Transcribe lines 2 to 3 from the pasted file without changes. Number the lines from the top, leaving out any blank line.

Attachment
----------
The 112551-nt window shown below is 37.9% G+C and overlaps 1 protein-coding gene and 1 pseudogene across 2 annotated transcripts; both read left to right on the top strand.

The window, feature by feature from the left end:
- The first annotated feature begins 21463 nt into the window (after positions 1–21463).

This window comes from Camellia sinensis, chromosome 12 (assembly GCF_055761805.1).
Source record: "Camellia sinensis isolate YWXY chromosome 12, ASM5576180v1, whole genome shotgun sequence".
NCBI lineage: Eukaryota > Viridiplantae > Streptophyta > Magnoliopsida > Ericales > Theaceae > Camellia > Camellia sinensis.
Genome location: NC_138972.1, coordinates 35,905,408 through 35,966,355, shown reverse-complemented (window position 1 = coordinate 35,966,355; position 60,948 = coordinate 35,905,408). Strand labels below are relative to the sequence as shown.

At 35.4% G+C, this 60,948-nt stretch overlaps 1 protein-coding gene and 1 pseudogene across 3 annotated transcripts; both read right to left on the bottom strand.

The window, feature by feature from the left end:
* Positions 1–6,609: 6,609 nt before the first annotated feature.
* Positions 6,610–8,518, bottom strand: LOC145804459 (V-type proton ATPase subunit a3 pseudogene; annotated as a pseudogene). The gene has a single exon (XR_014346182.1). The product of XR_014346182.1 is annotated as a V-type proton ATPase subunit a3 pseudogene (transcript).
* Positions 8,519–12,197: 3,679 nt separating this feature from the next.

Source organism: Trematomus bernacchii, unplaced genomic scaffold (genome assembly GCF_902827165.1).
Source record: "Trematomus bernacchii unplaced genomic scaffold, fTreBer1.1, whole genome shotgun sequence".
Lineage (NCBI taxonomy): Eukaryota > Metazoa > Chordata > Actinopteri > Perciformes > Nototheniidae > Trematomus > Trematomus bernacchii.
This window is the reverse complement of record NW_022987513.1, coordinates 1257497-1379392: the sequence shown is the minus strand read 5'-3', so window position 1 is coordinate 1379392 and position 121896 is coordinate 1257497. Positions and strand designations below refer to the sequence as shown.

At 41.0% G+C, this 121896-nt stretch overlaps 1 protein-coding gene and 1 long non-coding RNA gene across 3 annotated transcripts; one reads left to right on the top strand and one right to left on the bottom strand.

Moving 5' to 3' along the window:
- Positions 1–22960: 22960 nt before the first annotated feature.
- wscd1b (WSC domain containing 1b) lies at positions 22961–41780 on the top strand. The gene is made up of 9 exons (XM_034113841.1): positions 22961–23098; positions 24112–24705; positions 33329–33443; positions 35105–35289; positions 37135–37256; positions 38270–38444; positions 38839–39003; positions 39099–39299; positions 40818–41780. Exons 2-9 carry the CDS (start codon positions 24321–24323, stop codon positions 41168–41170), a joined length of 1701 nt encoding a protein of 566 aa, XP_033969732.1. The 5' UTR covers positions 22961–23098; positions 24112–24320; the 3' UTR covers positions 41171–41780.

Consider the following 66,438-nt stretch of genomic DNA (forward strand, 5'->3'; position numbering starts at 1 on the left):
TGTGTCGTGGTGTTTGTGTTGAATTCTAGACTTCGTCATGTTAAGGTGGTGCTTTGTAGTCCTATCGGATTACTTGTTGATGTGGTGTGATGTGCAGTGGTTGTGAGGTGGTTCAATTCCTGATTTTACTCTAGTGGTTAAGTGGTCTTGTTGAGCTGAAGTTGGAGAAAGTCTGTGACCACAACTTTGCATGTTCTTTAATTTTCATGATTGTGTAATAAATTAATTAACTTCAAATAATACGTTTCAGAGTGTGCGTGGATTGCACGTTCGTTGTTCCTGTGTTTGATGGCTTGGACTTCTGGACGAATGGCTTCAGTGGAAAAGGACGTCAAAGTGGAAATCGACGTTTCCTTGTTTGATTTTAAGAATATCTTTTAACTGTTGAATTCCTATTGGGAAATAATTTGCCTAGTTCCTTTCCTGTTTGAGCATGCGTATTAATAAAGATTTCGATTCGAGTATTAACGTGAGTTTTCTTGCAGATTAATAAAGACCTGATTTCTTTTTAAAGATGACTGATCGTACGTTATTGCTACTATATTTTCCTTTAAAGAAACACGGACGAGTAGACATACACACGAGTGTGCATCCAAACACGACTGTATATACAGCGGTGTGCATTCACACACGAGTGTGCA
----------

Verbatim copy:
The window, feature by feature from the left end:
- The first annotated feature begins 21463 nt into the window (after positions 1–21463).